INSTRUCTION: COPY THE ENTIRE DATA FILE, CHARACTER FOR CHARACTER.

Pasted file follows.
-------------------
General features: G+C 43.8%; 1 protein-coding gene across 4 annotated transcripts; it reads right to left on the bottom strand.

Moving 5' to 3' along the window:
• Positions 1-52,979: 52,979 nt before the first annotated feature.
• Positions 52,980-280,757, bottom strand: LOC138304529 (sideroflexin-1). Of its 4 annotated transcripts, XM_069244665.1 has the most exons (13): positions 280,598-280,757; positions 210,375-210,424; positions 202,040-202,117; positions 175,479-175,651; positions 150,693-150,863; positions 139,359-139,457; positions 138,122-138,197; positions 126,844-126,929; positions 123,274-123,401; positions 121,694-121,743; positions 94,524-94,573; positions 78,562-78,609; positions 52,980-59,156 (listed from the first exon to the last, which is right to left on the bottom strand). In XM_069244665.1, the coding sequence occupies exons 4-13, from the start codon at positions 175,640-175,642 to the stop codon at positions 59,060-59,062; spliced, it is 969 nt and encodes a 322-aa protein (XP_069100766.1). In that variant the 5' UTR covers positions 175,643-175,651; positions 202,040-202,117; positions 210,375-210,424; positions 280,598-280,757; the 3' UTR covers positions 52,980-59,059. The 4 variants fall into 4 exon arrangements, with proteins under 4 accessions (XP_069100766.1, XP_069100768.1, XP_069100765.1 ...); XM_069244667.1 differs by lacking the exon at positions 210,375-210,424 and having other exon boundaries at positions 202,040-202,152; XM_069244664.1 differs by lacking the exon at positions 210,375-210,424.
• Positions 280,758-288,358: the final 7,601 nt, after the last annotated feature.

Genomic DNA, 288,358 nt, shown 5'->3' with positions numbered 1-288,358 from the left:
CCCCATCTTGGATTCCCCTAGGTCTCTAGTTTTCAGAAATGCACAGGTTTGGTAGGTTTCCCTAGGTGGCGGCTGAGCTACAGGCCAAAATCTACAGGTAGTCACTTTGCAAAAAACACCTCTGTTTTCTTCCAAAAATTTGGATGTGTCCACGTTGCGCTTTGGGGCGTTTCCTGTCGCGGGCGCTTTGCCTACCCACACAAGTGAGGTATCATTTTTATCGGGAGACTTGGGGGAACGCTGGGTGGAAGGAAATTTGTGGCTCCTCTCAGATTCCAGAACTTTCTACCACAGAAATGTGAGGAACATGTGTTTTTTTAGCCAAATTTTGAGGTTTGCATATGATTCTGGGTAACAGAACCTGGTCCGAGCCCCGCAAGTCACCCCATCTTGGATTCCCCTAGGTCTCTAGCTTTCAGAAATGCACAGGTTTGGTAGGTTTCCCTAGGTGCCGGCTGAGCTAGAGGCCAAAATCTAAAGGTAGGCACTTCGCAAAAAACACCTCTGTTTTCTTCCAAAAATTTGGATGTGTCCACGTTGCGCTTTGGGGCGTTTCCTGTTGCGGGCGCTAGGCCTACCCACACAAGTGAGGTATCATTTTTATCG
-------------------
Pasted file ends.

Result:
General features: G+C 43.8%; 1 protein-coding gene across 4 annotated transcripts; it reads right to left on the bottom strand.

Moving 5' to 3' along the window:
• Positions 1-52,979: 52,979 nt before the first annotated feature.
• Positions 52,980-280,757, bottom strand: LOC138304529 (sideroflexin-1). Of its 4 annotated transcripts, XM_069244665.1 has the most exons (13): positions 280,598-280,757; positions 210,375-210,424; positions 202,040-202,117; positions 175,479-175,651; positions 150,693-150,863; positions 139,359-139,457; positions 138,122-138,197; positions 126,844-126,929; positions 123,274-123,401; positions 121,694-121,743; positions 94,524-94,573; positions 78,562-78,609; positions 52,980-59,156 (listed from the first exon to the last, which is right to left on the bottom strand). In XM_069244665.1, the coding sequence occupies exons 4-13, from the start codon at positions 175,640-175,642 to the stop codon at positions 59,060-59,062; spliced, it is 969 nt and encodes a 322-aa protein (XP_069100766.1). In that variant the 5' UTR covers positions 175,643-175,651; positions 202,040-202,117; positions 210,375-210,424; positions 280,598-280,757; the 3' UTR covers positions 52,980-59,059. The 4 variants fall into 4 exon arrangements, with proteins under 4 accessions (XP_069100766.1, XP_069100768.1, XP_069100765.1 ...); XM_069244667.1 differs by lacking the exon at positions 210,375-210,424 and having other exon boundaries at positions 202,040-202,152; XM_069244664.1 differs by lacking the exon at positions 210,375-210,424.
• Positions 280,758-288,358: the final 7,601 nt, after the last annotated feature.

Genomic DNA, 288,358 nt, shown 5'->3' with positions numbered 1-288,358 from the left:
CCCCATCTTGGATTCCCCTAGGTCTCTAGTTTTCAGAAATGCACAGGTTTGGTAGGTTTCCCTAGGTGGCGGCTGAGCTACAGGCCAAAATCTACAGGTAGTCACTTTGCAAAAAACACCTCTGTTTTCTTCCAAAAATTTGGATGTGTCCACGTTGCGCTTTGGGGCGTTTCCTGTCGCGGGCGCTTTGCCTACCCACACAAGTGAGGTATCATTTTTATCGGGAGACTTGGGGGAACGCTGGGTGGAAGGAAATTTGTGGCTCCTCTCAGATTCCAGAACTTTCTACCACAGAAATGTGAGGAACATGTGTTTTTTTAGCCAAATTTTGAGGTTTGCATATGATTCTGGGTAACAGAACCTGGTCCGAGCCCCGCAAGTCACCCCATCTTGGATTCCCCTAGGTCTCTAGCTTTCAGAAATGCACAGGTTTGGTAGGTTTCCCTAGGTGCCGGCTGAGCTAGAGGCCAAAATCTAAAGGTAGGCACTTCGCAAAAAACACCTCTGTTTTCTTCCAAAAATTTGGATGTGTCCACGTTGCGCTTTGGGGCGTTTCCTGTTGCGGGCGCTAGGCCTACCCACACAAGTGAGGTATCATTTTTATCG